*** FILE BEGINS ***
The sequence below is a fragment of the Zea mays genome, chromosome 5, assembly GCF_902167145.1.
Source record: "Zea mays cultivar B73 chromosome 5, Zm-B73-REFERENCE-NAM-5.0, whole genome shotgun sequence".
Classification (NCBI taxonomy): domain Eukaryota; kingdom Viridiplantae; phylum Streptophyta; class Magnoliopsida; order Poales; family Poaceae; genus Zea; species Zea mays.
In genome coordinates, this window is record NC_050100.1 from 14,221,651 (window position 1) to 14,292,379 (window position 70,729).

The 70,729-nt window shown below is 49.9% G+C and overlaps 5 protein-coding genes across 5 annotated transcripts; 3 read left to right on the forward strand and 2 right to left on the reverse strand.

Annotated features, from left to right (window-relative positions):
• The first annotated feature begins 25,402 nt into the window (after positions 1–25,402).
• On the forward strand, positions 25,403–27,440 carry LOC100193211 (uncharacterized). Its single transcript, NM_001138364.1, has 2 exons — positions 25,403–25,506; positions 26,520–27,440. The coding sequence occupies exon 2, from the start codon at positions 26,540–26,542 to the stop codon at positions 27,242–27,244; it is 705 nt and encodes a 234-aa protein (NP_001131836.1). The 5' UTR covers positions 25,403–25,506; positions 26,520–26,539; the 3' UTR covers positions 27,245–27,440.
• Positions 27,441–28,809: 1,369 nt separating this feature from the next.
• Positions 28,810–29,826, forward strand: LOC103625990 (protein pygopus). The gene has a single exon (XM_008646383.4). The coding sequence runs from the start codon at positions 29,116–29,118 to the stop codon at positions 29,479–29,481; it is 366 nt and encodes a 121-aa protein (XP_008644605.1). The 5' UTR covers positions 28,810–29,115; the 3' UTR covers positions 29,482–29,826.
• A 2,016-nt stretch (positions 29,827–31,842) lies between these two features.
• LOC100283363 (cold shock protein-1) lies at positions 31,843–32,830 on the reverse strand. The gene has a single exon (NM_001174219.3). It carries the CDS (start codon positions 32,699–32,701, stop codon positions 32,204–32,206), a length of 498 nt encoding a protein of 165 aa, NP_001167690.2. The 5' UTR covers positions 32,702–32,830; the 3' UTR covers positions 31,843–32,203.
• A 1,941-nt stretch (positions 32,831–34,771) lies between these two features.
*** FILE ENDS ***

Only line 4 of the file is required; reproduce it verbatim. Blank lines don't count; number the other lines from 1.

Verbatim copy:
In genome coordinates, this window is record NC_050100.1 from 14,221,651 (window position 1) to 14,292,379 (window position 70,729).